These experiences can come from dealing with losing love ones (giving you a stoic mindset of accepting death as a part of life), cutting shitty “friends” out of your life (so people of high value can come into your life to better it), sacrificing short-term pleasure for long-term goals/satisfaction, embracing failure (which we will go in-depth later on), and traveling the world to experience the cultures and customs of others (gifting you a worldly view of the world) to name a few ways to pave your path to the best version of you.
Becoming the best version of you also means knowing what masks to wear. You don’t want to keep your mask off when at work; rather, you want to put on your worker’s mask. This means that before you even come to work, you mentality and physical prep for work at home (eating a protein heavy breakfast for energy, making sure your freshly washed and clean clothes are ironed and pressed , and leaving personal issues at home when you leave the house). Next, when you enter your job, you go over what you need to do to generate the best results through your performance and enter your zone until it time to clock out.
When it comes with dealing with the world through the general public, you must be aware that you still need to be the best version of you. You leverage this by taking care of and being self-aware of your appearance.
Who do you think is going to be respected: some 20-year-old kid who’s growing a poor excuse of a beard with his pathetic, patchy stubble who’s wearing dirty, dusty shoes with the tongue leaning, mismatched socks, baggy cargo pants, and a graphic tee featuring an big breasted anime woman who’s about to burst out of her bar while doing an ahegao face; or a 30-year-old man sporting a clean, shined dress shoes, socks that matches his tailor fit pair of chinos, a wrist watch, fitted oxford dress shirt, a tailored blazer, and has a his beard trimmed or cleanly shaven off?
(Please weeaboos: Don’t put emotions into this)
The man is clearly showing the world the best version of him is going to be respected over the stupid kid wearing that weeaboo shit. Are both people in the example above being themselves? You can argue that yes, they are. But, we can all agree that the man is being the best version of himself – not being himself (he could also be an anime fan like the kid, but he isn’t going to wear a graphic t-shirt of anime women doing something sexual out in public).
Being the best version of yourself requires you to get over your fears: may they be failure, rejection, pain, and setbacks, whatever. For those unaware, the featured image is of this post is that of Ai Mizuno from the hit Fall 2018 idol anime Zombie Lang Saga. Without giving too much away, Ai is trying to convince friend and fellow zombie idol group member Sakura to get over her fears of bad luck and failure that plagued her life before death.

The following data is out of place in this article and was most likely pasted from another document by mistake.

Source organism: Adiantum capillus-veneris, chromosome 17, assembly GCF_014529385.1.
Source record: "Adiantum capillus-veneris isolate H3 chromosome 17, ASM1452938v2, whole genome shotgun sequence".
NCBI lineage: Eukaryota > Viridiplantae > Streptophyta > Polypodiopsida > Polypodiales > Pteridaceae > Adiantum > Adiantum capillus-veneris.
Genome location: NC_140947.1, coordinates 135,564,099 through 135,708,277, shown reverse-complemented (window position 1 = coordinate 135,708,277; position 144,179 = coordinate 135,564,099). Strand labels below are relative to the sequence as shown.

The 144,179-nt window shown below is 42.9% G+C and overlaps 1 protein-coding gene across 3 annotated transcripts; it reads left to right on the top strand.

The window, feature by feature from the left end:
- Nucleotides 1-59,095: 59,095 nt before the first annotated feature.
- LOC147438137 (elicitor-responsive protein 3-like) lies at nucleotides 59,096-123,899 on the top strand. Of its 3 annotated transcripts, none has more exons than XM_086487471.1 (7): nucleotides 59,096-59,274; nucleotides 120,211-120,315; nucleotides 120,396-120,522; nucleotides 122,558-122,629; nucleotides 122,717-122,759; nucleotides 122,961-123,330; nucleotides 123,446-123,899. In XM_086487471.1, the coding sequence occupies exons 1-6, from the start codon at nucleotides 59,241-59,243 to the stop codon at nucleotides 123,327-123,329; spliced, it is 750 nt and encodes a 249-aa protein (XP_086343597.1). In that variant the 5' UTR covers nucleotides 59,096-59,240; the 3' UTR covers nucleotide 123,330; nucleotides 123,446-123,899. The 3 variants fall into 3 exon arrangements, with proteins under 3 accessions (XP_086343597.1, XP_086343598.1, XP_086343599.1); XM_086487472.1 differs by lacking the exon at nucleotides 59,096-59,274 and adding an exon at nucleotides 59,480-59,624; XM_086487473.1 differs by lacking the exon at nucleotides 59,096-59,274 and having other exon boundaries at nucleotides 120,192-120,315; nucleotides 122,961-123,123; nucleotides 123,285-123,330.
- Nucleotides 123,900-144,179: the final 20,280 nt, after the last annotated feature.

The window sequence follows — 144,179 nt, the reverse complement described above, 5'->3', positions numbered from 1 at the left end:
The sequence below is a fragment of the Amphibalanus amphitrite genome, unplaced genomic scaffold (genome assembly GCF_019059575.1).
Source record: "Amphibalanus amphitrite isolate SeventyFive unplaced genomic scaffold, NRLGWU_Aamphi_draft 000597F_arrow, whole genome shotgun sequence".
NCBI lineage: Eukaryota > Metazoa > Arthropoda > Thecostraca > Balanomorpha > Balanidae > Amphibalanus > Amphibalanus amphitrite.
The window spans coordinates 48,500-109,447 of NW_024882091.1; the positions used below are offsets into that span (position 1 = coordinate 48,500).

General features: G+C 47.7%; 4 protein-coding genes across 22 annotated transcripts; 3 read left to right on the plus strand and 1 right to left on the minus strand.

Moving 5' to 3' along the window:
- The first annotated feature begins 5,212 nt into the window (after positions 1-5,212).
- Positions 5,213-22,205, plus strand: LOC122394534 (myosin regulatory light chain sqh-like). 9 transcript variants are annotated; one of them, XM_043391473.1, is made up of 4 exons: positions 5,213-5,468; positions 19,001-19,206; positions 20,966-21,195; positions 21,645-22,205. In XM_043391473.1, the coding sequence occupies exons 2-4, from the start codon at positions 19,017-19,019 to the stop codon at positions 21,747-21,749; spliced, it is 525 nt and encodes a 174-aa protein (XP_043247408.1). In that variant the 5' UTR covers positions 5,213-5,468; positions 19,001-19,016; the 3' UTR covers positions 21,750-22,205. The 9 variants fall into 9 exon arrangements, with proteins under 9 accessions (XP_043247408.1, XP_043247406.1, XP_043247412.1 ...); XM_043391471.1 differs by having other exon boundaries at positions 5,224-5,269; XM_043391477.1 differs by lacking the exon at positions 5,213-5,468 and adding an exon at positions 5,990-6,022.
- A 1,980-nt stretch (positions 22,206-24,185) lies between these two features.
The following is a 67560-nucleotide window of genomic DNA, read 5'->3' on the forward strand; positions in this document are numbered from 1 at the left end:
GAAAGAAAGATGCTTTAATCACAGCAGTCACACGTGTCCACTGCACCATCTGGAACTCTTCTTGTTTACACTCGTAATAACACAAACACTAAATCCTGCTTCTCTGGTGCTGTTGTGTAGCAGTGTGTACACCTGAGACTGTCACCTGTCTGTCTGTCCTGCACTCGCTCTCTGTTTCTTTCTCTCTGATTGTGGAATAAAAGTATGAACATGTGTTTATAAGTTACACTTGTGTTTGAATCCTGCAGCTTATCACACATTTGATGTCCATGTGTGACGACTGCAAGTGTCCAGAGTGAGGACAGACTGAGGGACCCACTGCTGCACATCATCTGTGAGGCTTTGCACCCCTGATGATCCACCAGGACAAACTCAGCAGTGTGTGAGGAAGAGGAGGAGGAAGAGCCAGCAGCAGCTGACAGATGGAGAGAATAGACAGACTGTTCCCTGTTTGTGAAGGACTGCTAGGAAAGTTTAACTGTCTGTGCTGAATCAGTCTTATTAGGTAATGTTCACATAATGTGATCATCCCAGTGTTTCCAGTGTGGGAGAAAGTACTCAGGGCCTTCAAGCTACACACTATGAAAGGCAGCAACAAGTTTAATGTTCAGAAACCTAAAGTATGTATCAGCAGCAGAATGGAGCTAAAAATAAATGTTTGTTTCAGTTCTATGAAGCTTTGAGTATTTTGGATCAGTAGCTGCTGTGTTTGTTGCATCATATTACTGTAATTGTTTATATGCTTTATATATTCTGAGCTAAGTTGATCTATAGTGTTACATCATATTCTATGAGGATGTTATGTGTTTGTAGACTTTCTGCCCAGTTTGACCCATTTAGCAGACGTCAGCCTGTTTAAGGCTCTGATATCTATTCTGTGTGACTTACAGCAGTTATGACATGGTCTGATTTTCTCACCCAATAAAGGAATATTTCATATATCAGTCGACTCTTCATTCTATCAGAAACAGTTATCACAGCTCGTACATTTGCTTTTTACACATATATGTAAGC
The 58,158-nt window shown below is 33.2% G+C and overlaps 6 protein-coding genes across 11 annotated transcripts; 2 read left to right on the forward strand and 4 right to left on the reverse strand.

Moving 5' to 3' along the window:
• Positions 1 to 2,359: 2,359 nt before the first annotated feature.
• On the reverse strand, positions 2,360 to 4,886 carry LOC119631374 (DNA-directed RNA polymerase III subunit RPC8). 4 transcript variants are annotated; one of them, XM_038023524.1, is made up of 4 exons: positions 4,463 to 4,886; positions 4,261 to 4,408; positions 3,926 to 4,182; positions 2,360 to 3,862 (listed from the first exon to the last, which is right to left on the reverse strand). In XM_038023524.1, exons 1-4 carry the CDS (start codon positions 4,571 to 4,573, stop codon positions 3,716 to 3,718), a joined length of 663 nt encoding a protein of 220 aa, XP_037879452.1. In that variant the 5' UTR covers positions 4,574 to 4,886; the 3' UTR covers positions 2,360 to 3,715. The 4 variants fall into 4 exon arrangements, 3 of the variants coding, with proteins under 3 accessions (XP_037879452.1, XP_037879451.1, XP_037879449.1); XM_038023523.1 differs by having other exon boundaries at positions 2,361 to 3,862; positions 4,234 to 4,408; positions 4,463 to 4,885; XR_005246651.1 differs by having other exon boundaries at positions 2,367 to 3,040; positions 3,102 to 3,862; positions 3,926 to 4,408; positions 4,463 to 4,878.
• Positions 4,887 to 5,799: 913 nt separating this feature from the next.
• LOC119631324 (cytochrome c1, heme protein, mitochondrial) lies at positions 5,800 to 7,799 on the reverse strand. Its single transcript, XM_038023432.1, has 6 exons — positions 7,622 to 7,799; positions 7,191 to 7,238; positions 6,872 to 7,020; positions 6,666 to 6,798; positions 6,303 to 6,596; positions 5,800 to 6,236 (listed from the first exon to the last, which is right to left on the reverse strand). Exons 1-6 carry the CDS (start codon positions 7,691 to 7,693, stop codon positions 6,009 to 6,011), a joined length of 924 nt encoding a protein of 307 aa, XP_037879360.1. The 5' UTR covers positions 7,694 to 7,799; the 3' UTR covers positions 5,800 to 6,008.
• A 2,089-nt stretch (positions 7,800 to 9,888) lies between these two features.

Ai tells Sakura that she doesn’t view failure and mistakes as bad things; as they’ll help her with whatever comes next on her path. Only then, by overcoming those things, she’ll become the best version of herself (a callback to an interview Ai did during a TV special with her old idol group which inspired Sakura to pull herself out of her depression and becoming an idol before her death and zombification).
People who don’t overcome their fears block their own progress of becoming their best version. It’s natural to have fear, but it’s unnatural to allow fear to control you. You will fail. You will face rejection. You will be hurt. You will be met with setbacks. But, you have to embrace those things in order to become the best. Being the best version of yourself doesn’t mean doing what makes you happy (although it does help a lot), but doing the things that make yourself uncomfortable. But you gotta get yourself out of your comfort zone.
Only then, will you be able to become the best version of yourself.
The Swarthy Nerd Podcast
A Black nerd empowerment podcast where Black nerds (well, all nerds, but Black first and foremost) can get together and talk freely about nerd culture while also acknowledging systematic white supremacy and racism in the nerd and Eastern otaku fandoms. Every Tuesday join @superlostfan108 and @weebtrashyuki the founders of http://www.swarthynerd.com for there very informative podcast talking about all things nerdy. No desperate boot licking self hating negus who were never accepted by Black norimes for being too weird for their love of anime and comic books by the Black community allowed. Go drink bleach.
25 Days of Blogging: It’s like the 25 Days of Christmas, but without the cheesiness, horrible family members, and holiday depression.
If you know me, then you know thatI can’t stand isekai anime. I hate the concept of a main character (or M.C.) gifted with immerse, god-like powers after being transported into a new world without working their ass off (to gain those powers). The idea is tired, corny, goofy, and I don’t get nor understand why weeaboos enjoy that shit.
Well, I lied. I do understand why. Isekai fanboys (and most anime fanboys) live horrible, bland, and uninspiring lives. In the real world, they’re not shit. Nobody likes them. Nobody knows who they are. They will never be anything in life. They need (isekai) anime as a means to live vicariously through their fictional heroes’ adventures – it’s their only joy. Of course, once the isekai trend dies out, these nerds will wind up committing suicide because they will nothing to live for.
Now, despite my hatred towards isekai anime, I’ve discovered one that I’ve actually enjoy so far and another one that’s on my radar: Ascendance of a Bookwork and The Rising of the Shield Hero. Let’s start with Ascendance of a Bookwork first.